Legal Report Resources November 2016
Print Issue: November 2016
Warrants. The Stored Communications Act, which allows data held in the United States to be handed over to the U.S. government, does not apply outside of the United States, a federal appeals court ruled. The ruling means Microsoft does not have to comply with a warrant for customers’ emails if the data is not stored within the United States.
Hacking. A federal judge sentenced former St. Louis Cardinals scouting director Christopher Correa to 46 months in prison for hacking into the computers and emails of Houston Astros employees.
Corruption. Chilean commercial airline company LATAM Airlines Group will pay a criminal penalty of $12.75 million for its connection to a scheme to pay bribes to Argentine union officials in violation of the accounting provisions of the Foreign Corrupt Practices Act (FCPA) as part of a three-year deferred prosecution agreement.
Passwords. A former employee violated the Computer Fraud and Abuse Act when he knowingly—and with intent to defraud—accessed a protected work computer without authorization, a federal appeals court ruled in U.S. v. Nosal.
Cybersecurity. President Barack Obama approved a presidential policy directive on U.S. cyber incident coordination that codifies the policy governing the federal government’s response to significant cyber incidents.
Access. The U.S. Department of Justice (DOJ) submitted a legislative proposal that would make it easier for foreign governments to acquire electronic data stored by U.S. companies. The proposal would amend current communications law to make it legal for a U.S. electronic communication service provider to intercept or disclose the contents of a wire or electronic communication in response to an order from a foreign government that is certified by the U.S. attorney general.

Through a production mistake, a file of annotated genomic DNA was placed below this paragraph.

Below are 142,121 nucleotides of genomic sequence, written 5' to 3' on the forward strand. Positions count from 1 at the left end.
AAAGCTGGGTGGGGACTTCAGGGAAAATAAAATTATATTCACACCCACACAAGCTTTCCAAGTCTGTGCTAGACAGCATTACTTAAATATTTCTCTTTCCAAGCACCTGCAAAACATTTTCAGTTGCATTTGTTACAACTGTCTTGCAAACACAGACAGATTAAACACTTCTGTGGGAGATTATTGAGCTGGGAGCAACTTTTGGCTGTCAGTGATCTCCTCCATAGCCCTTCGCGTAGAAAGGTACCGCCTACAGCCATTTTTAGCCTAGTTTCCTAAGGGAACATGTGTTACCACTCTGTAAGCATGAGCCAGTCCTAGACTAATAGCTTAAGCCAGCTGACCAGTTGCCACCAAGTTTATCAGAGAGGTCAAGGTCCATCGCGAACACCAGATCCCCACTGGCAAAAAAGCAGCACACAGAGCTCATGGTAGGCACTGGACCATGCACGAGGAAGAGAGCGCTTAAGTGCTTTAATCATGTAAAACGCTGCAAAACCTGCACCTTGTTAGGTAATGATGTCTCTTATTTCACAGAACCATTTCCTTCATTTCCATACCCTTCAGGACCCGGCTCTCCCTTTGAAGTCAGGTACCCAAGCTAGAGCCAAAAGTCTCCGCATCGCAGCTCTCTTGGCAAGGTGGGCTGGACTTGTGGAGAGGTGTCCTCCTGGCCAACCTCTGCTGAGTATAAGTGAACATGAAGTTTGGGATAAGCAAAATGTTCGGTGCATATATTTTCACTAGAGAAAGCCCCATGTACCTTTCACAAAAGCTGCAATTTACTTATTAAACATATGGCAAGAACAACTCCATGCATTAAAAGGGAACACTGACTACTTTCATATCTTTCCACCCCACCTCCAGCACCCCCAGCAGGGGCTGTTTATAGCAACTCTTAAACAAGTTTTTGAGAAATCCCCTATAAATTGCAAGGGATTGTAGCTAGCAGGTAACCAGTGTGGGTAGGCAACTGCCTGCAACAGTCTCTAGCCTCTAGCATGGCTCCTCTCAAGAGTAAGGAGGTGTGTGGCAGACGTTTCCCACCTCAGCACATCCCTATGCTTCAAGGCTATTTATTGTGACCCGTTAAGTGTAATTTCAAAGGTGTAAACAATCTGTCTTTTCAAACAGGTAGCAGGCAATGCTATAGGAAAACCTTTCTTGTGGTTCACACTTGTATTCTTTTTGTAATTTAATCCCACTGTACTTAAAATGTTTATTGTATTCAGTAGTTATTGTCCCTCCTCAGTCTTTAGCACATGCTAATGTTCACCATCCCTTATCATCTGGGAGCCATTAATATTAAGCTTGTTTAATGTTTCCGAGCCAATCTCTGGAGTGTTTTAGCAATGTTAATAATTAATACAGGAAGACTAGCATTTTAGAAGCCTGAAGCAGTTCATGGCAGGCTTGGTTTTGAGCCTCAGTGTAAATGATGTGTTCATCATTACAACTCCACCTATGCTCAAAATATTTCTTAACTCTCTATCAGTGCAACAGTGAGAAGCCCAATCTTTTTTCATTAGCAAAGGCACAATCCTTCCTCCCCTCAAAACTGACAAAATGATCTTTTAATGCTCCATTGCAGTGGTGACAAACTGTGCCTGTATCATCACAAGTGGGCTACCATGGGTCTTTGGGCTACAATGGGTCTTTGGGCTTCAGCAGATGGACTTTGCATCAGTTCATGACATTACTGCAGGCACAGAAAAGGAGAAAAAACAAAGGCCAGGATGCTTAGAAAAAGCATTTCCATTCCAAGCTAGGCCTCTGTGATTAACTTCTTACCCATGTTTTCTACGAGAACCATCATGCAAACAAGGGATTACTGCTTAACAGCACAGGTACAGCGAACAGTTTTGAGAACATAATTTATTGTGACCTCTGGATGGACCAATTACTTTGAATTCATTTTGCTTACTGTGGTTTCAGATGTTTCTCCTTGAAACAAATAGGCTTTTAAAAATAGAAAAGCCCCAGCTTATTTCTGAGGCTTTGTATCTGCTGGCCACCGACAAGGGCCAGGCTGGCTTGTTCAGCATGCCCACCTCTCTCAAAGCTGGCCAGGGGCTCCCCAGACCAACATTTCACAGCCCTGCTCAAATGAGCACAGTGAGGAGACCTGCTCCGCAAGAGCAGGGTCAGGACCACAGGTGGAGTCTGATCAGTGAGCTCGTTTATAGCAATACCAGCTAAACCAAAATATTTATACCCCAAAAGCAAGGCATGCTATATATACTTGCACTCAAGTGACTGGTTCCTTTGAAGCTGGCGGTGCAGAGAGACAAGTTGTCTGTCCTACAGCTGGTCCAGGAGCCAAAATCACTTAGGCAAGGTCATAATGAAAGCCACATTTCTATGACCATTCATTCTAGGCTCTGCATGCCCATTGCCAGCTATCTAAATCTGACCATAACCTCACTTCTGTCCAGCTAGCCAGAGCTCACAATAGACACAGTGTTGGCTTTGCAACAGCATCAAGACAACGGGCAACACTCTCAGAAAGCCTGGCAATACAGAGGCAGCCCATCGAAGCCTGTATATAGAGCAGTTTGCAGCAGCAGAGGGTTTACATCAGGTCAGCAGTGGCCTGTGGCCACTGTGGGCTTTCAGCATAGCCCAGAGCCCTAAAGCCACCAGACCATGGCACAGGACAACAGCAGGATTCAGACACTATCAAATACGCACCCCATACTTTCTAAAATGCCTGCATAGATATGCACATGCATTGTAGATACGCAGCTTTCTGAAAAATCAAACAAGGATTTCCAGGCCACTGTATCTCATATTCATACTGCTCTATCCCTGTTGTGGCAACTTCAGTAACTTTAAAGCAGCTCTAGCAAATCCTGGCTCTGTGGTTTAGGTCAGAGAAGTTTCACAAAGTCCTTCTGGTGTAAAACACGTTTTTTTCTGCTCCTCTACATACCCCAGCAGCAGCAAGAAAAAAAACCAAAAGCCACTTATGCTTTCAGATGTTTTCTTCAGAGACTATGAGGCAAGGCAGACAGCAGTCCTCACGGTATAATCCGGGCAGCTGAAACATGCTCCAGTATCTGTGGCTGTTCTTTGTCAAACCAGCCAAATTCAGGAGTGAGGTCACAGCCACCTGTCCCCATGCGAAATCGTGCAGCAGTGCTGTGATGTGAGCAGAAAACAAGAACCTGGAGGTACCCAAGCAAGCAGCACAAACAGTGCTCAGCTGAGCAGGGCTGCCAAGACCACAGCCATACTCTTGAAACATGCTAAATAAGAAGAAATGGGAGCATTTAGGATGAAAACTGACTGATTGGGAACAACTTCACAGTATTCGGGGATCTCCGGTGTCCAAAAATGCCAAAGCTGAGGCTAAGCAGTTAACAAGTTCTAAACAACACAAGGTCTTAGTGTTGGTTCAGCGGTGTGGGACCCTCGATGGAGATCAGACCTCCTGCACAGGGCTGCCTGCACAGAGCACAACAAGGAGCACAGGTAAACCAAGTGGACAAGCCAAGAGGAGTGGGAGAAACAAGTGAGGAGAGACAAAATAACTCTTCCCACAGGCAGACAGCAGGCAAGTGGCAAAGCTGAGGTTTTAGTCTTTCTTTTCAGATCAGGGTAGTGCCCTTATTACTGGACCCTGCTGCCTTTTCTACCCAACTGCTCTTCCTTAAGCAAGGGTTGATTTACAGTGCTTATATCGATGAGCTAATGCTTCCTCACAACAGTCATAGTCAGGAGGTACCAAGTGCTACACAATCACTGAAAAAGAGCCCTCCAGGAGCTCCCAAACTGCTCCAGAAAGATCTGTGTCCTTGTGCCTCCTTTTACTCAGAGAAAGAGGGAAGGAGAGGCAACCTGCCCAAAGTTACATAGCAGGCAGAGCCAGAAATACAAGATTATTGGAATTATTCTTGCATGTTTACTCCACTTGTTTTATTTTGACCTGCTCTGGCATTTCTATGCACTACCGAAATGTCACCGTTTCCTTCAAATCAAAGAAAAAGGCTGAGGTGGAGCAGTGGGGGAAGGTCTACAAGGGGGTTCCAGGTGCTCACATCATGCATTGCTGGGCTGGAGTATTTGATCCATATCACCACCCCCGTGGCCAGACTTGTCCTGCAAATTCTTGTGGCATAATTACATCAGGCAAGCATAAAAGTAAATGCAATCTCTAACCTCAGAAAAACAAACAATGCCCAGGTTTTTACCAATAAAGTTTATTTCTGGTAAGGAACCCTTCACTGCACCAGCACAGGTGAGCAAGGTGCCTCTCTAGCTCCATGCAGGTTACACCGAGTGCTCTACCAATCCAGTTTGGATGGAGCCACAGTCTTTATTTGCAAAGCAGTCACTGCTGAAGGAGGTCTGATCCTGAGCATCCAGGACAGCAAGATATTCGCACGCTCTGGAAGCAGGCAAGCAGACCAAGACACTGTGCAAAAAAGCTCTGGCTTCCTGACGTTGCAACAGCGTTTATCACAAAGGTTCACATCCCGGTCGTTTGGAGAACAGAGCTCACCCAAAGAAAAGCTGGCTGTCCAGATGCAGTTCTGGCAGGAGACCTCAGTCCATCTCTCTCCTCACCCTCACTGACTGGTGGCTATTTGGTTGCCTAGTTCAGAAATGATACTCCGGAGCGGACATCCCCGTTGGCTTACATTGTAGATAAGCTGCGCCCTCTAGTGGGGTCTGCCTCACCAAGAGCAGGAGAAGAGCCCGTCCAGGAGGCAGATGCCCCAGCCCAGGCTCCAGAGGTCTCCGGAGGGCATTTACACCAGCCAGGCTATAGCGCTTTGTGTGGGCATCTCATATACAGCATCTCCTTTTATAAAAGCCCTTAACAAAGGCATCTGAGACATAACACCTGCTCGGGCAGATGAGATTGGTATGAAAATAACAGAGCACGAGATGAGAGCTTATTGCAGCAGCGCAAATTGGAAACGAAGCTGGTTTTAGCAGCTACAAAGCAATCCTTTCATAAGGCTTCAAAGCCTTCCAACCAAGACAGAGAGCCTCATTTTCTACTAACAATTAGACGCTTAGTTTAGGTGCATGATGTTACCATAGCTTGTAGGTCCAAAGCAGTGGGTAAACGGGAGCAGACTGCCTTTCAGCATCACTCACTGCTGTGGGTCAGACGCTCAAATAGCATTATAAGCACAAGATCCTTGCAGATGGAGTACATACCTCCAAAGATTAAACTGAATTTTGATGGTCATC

Preemployment screening. New Orleans Mayor Mitch Landrieu approved legislation that makes it illegal for city contractors to use consumer credit history for hiring and employment decisions with few exceptions.
Harassment. Dried fruit processor Z Foods, Inc., will pay $1.47 million in damages in a sexual harassment and retaliation lawsuit brought by the U.S. Equal Employment Opportunity Commission (EEOC). The EEOC alleged that Z Foods let male supervisors sexually harass a class of female employees, and fired male and female employees when they complained about sexual harassment.